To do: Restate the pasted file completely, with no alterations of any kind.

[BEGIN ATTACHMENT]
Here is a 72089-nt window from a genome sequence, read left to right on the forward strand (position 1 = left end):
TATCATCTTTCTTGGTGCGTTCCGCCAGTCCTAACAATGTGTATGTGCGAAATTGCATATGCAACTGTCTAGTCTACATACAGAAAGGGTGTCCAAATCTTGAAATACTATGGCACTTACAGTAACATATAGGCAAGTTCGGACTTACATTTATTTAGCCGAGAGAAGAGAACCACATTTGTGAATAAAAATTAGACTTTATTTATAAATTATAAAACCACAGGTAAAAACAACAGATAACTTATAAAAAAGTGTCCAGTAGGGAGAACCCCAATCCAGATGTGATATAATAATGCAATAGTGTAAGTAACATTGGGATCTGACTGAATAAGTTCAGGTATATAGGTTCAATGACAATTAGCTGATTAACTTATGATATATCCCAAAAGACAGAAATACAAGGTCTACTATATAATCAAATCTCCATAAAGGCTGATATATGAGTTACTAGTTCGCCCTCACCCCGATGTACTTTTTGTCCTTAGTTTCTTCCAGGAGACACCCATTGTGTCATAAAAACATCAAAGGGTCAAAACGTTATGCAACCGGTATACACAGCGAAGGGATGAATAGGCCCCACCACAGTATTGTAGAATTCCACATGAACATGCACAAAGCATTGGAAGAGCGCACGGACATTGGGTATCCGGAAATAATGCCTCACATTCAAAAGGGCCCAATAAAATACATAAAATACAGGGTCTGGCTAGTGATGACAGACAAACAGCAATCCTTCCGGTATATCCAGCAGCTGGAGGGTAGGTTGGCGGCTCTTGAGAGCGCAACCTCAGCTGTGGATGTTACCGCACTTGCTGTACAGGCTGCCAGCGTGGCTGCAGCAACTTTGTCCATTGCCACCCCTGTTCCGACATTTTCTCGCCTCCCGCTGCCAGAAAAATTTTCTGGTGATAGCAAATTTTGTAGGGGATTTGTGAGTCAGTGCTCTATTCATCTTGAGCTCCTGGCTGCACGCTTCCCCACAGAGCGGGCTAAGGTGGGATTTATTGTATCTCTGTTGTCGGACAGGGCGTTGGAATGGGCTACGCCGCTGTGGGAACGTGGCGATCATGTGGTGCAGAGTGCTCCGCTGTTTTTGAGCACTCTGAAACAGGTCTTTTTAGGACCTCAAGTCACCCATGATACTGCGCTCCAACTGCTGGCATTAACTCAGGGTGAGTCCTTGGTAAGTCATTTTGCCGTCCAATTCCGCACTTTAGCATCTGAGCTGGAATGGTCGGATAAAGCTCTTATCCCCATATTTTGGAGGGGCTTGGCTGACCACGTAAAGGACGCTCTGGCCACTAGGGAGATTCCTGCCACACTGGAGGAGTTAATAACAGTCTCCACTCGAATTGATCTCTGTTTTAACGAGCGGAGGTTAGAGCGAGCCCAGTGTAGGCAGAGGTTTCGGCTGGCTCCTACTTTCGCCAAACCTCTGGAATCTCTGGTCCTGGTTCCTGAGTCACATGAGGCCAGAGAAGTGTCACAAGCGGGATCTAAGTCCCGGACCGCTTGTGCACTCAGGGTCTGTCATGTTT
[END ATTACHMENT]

Here is a 72089-nt window from a genome sequence, read left to right on the forward strand (position 1 = left end):
TATCATCTTTCTTGGTGCGTTCCGCCAGTCCTAACAATGTGTATGTGCGAAATTGCATATGCAACTGTCTAGTCTACATACAGAAAGGGTGTCCAAATCTTGAAATACTATGGCACTTACAGTAACATATAGGCAAGTTCGGACTTACATTTATTTAGCCGAGAGAAGAGAACCACATTTGTGAATAAAAATTAGACTTTATTTATAAATTATAAAACCACAGGTAAAAACAACAGATAACTTATAAAAAAGTGTCCAGTAGGGAGAACCCCAATCCAGATGTGATATAATAATGCAATAGTGTAAGTAACATTGGGATCTGACTGAATAAGTTCAGGTATATAGGTTCAATGACAATTAGCTGATTAACTTATGATATATCCCAAAAGACAGAAATACAAGGTCTACTATATAATCAAATCTCCATAAAGGCTGATATATGAGTTACTAGTTCGCCCTCACCCCGATGTACTTTTTGTCCTTAGTTTCTTCCAGGAGACACCCATTGTGTCATAAAAACATCAAAGGGTCAAAACGTTATGCAACCGGTATACACAGCGAAGGGATGAATAGGCCCCACCACAGTATTGTAGAATTCCACATGAACATGCACAAAGCATTGGAAGAGCGCACGGACATTGGGTATCCGGAAATAATGCCTCACATTCAAAAGGGCCCAATAAAATACATAAAATACAGGGTCTGGCTAGTGATGACAGACAAACAGCAATCCTTCCGGTATATCCAGCAGCTGGAGGGTAGGTTGGCGGCTCTTGAGAGCGCAACCTCAGCTGTGGATGTTACCGCACTTGCTGTACAGGCTGCCAGCGTGGCTGCAGCAACTTTGTCCATTGCCACCCCTGTTCCGACATTTTCTCGCCTCCCGCTGCCAGAAAAATTTTCTGGTGATAGCAAATTTTGTAGGGGATTTGTGAGTCAGTGCTCTATTCATCTTGAGCTCCTGGCTGCACGCTTCCCCACAGAGCGGGCTAAGGTGGGATTTATTGTATCTCTGTTGTCGGACAGGGCGTTGGAATGGGCTACGCCGCTGTGGGAACGTGGCGATCATGTGGTGCAGAGTGCTCCGCTGTTTTTGAGCACTCTGAAACAGGTCTTTTTAGGACCTCAAGTCACCCATGATACTGCGCTCCAACTGCTGGCATTAACTCAGGGTGAGTCCTTGGTAAGTCATTTTGCCGTCCAATTCCGCACTTTAGCATCTGAGCTGGAATGGTCGGATAAAGCTCTTATCCCCATATTTTGGAGGGGCTTGGCTGACCACGTAAAGGACGCTCTGGCCACTAGGGAGATTCCTGCCACACTGGAGGAGTTAATAACAGTCTCCACTCGAATTGATCTCTGTTTTAACGAGCGGAGGTTAGAGCGAGCCCAGTGTAGGCAGAGGTTTCGGCTGGCTCCTACTTTCGCCAAACCTCTGGAATCTCTGGTCCTGGTTCCTGAGTCACATGAGGCCAGAGAAGTGTCACAAGCGGGATCTAAGTCCCGGACCGCTTGTGCACTCAGGGTCTGTCATGTTT